Racial discrimination shown in Vermont housing market

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(Host) Fair housing advocates say the state has not taken any action in response to a study that showed a high incidence of racial bias by Vermont realtors.

VPR’s Steve Zind reports:

(Zind) Vermont realtors and housing advocates expressed surprise and dismay over the findings when they were released last April. The study found that African American couples were discriminated against 48% of the time they dealt with real estate agents. Testers visited 45 realtors in nine Vermont cities. The incidence of discrimination in Vermont was nearly triple the national average.

The survey was conducted by the Burlington-based Fair Housing Project. It was part of a nationwide study funded by the U.S. Department of Housing and Urban Development office. The Vermont Association of Realtors says after the study was released, it alerted its member to the importance of observing fair housing laws. Robert Golden is the executive director.

(Golden) “We said, ‘Hey, look, you need to pay attention to these laws. They’re important. If you don’t understand them, you need to get up to speed on them.'”

(Zind) Golden says the association routinely offers fair housing seminars for members.

Robert Meehan is the Director of the Fair Housing Association. Meehan says he’s satisfied with the response by realtors. But Meehan says he is not satisfied with the state’s response to the fair housing report. Meehan says because the study turned up evidence of unlawful discrimination, Vermont’s Human Rights Commission should launch an investigation.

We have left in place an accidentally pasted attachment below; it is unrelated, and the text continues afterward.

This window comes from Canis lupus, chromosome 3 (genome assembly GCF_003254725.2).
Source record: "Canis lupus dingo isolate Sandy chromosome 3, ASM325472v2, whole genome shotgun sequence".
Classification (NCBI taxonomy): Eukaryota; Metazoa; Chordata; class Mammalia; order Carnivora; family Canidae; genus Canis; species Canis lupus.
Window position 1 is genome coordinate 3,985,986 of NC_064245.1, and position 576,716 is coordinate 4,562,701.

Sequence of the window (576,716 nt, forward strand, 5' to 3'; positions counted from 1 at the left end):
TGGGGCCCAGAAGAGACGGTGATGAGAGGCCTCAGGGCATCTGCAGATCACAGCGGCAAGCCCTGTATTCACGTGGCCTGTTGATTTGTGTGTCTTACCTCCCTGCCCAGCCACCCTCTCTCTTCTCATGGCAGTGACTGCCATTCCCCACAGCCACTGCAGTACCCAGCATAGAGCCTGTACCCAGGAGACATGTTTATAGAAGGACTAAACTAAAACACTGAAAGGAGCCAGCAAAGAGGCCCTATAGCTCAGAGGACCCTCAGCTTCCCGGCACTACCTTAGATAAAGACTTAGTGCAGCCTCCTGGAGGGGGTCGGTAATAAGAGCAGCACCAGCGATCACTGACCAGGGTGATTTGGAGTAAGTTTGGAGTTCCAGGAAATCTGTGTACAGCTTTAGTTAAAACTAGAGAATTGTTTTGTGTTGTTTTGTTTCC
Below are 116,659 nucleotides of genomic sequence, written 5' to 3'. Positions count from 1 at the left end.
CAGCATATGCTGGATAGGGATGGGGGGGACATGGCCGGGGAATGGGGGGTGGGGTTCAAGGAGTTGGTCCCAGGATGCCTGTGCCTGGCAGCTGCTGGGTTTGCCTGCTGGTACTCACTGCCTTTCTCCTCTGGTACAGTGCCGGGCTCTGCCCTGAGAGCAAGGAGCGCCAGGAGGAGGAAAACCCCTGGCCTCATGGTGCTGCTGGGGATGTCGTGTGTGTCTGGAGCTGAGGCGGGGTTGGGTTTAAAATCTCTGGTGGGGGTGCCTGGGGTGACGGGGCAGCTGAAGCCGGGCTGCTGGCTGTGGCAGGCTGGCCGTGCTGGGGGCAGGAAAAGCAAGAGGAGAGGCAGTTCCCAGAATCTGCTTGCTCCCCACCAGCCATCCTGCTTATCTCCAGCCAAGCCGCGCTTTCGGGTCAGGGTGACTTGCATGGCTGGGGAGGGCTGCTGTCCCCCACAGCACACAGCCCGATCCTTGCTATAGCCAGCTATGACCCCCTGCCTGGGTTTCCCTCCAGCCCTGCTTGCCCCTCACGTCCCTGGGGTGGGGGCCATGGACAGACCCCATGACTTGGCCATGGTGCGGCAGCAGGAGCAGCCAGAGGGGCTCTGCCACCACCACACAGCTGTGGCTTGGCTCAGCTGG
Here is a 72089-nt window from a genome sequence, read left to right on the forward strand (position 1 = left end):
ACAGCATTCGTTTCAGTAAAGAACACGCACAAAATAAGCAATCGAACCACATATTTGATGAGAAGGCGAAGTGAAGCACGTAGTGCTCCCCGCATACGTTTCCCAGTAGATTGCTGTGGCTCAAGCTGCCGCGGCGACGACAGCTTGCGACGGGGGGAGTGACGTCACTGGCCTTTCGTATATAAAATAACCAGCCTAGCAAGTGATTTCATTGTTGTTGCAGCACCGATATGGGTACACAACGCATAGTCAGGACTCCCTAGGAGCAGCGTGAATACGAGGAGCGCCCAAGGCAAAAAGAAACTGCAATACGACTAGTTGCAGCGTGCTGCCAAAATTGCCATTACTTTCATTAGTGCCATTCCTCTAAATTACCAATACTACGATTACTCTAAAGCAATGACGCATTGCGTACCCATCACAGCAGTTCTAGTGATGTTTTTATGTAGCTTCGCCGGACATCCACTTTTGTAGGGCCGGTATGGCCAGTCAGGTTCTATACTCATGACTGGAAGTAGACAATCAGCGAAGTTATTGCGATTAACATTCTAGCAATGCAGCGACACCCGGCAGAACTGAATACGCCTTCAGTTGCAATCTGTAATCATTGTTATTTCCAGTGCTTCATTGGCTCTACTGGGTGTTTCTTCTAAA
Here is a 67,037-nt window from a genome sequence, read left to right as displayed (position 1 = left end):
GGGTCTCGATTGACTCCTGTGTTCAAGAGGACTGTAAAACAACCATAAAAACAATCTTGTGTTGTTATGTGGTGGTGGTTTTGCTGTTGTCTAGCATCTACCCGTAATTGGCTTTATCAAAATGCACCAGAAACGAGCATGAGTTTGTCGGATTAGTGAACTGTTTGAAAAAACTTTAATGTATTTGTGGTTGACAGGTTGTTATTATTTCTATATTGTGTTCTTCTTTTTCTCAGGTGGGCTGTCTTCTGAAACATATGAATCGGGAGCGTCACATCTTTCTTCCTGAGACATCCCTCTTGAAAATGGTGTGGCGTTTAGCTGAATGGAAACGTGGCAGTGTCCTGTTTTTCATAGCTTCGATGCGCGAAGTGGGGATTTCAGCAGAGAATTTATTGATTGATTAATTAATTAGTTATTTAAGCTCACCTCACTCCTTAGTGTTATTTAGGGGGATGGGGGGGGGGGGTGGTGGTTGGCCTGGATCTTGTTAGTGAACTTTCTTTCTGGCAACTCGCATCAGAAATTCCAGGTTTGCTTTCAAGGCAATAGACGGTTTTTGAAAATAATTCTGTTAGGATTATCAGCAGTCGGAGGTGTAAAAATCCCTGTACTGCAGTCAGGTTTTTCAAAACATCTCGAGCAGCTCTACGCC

(Meehan) “We’ve uncovered evidence and we’ve reported that to the enforcement agencies such as, in the state, the Human Rights Commission. And we’re hoping that there will be follow up and investigation.”

(Zind) Robert Appel is the executive director of the Vermont Human Rights Commission. Speaking recently on VPR’s “Switchboard” program, Appel said the commission hasn’t received complaints from anyone who feels they have been discriminated against by a realtor. And despite the findings of the study, Appel says they can’t take action without a complaint:

(Appel) “We respond to complaints. We have not received complaints around the sales market at this point in time. We would certainly welcome those sorts of complaints.”

(Zind) Appel says in some cases complaints can be filed by a third party. That means an organization like the Fair Housing Project could file it’s own complaint. Robert Meehan says, technically, that’s possible but the organization would have to prove it has been harmed by the discrimination it uncovered and that would be difficult.

As for an individual filing a housing discrimination complaint, Burlington Assistant City Attorney Nikki Fuller says it’s a daunting process. Fuller says as a person of color, she often fields calls from people who want to know what to do about incidents of discrimination.

She says individuals are reluctant to file complaints with the Human Rights Commission because the process is time consuming, difficult and intimidating. And she says there is skepticism about whether or not it’s worth filing a complaint.

(Fuller) “It’s no surprise to me that more people choose not to file a complaint. And as you know this is a small community, so if you’re one of those people who file a complaint where nothing’s happened, you’re going to tell someone else. And it just spreads and so people say, ‘I’m not going to bother. My friend Joe tried it and they didn’t really do anything.'”

(Zind) Fuller says the state needs a fair housing ombudsman to assist victims of discrimination. She says the fact that there’s been no action on the Fair Housing Project study shows that Vermont’s system of dealing with unlawful discrimination is not working.

For Vermont Public Radio, I’m Steve Zind.

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